As Maja mentions, her natural and most comfortable area is with longer forms connected with analysis and thought leadership. For these, she does a lot of prior research. She then needs time, space, and silence to write. She works mainly at her home office.

I then nudge the conversation towards writer’s block. “I’m a great believer in letting the subconscious get on with resolving problems. You can’t sit and stare at blank piece of paper forever,” says Maja. “Even if you’re on a deadline, sometimes you just need to get up, walk away, do something else.” She also emphasises that getting some rest and taking a break from writing really helps.

Inspiration and becoming a better writer

In writing and blogging, sometimes it gets really hard when we lack inspiration. Maja’s solution to it is simple. She observes the world around her, sees what captures her attention and makes her question things.  “I go where my attention and passions take me. Whatever sparks a reaction in me is always worth looking at whether I can write something about it. I will write about anything, as long I am interested in it.”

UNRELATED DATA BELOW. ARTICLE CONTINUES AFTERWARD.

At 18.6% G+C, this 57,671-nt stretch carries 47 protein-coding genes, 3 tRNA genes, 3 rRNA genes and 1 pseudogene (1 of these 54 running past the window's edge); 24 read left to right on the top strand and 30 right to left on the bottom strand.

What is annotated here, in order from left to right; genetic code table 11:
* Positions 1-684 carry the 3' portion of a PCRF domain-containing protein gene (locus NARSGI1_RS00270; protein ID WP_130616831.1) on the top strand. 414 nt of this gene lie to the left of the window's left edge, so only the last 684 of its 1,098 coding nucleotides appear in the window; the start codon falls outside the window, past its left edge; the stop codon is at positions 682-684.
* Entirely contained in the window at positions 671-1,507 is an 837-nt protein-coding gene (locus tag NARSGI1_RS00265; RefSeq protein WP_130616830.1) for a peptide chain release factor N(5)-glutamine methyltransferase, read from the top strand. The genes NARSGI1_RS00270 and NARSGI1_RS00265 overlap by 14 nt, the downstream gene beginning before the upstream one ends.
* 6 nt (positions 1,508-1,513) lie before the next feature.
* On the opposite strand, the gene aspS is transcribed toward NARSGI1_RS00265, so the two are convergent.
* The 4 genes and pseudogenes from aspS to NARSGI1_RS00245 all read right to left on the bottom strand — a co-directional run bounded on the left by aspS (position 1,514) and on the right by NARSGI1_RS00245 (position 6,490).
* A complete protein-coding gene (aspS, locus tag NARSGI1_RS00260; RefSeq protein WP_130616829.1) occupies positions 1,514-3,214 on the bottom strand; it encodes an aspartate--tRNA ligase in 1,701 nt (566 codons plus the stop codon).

Once inspiration strikes, putting pen to paper can be challenging; we still need to articulate our views somehow. My next question to Maja is about becoming a better writer. Maja says that it’s possible to learn a certain amount of techniques, structuring the story, using fewer, simpler words to have a better impact, but willingness and passion to communicate is crucial: “If you really want to write it’s because you know that it’s something you have an affinity for,” she asserts. “Write more, write often, write everything, don’t be precious about people editing your stuff. Take suggestions, learn from others, and on that note, the most important thing is to read. You can’t be a great writer unless you read.”

The power of writing and how to start a blog

Next up, I chatted to Maja Pawinska Sims about her blogging story. She started blogging when her daughter was born. She blogged because she was a new mum and she wanted to explore the new role she found herself in. Blogging for Maja was “one of the ways to help her work out what she was doing, and to find the humour and the pathos, and the connection with others in the same position.”